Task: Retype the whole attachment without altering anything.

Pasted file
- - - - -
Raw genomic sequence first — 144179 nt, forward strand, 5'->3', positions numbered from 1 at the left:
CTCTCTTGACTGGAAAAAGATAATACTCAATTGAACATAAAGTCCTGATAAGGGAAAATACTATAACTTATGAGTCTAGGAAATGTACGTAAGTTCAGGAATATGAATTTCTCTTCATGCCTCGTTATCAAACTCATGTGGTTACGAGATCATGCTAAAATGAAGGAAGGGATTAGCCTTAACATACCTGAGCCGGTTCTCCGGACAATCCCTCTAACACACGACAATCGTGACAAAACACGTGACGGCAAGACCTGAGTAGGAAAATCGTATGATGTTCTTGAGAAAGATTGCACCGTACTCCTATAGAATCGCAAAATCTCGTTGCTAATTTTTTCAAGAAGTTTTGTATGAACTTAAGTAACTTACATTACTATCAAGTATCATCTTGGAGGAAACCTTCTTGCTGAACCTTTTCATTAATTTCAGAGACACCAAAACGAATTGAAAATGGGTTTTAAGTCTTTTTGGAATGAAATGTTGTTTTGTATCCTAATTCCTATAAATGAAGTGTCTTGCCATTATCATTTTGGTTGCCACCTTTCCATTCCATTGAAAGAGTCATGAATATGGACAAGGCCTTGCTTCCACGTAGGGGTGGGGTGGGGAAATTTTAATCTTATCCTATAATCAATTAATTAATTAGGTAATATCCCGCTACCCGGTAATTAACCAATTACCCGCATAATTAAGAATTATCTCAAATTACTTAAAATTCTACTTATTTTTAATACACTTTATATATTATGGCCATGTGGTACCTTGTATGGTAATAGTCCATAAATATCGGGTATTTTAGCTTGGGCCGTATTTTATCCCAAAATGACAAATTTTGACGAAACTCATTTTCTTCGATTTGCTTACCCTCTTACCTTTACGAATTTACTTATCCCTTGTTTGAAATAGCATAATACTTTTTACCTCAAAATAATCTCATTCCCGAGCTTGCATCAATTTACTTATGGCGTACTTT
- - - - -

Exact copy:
Raw genomic sequence first — 144179 nt, forward strand, 5'->3', positions numbered from 1 at the left:
CTCTCTTGACTGGAAAAAGATAATACTCAATTGAACATAAAGTCCTGATAAGGGAAAATACTATAACTTATGAGTCTAGGAAATGTACGTAAGTTCAGGAATATGAATTTCTCTTCATGCCTCGTTATCAAACTCATGTGGTTACGAGATCATGCTAAAATGAAGGAAGGGATTAGCCTTAACATACCTGAGCCGGTTCTCCGGACAATCCCTCTAACACACGACAATCGTGACAAAACACGTGACGGCAAGACCTGAGTAGGAAAATCGTATGATGTTCTTGAGAAAGATTGCACCGTACTCCTATAGAATCGCAAAATCTCGTTGCTAATTTTTTCAAGAAGTTTTGTATGAACTTAAGTAACTTACATTACTATCAAGTATCATCTTGGAGGAAACCTTCTTGCTGAACCTTTTCATTAATTTCAGAGACACCAAAACGAATTGAAAATGGGTTTTAAGTCTTTTTGGAATGAAATGTTGTTTTGTATCCTAATTCCTATAAATGAAGTGTCTTGCCATTATCATTTTGGTTGCCACCTTTCCATTCCATTGAAAGAGTCATGAATATGGACAAGGCCTTGCTTCCACGTAGGGGTGGGGTGGGGAAATTTTAATCTTATCCTATAATCAATTAATTAATTAGGTAATATCCCGCTACCCGGTAATTAACCAATTACCCGCATAATTAAGAATTATCTCAAATTACTTAAAATTCTACTTATTTTTAATACACTTTATATATTATGGCCATGTGGTACCTTGTATGGTAATAGTCCATAAATATCGGGTATTTTAGCTTGGGCCGTATTTTATCCCAAAATGACAAATTTTGACGAAACTCATTTTCTTCGATTTGCTTACCCTCTTACCTTTACGAATTTACTTATCCCTTGTTTGAAATAGCATAATACTTTTTACCTCAAAATAATCTCATTCCCGAGCTTGCATCAATTTACTTATGGCGTACTTT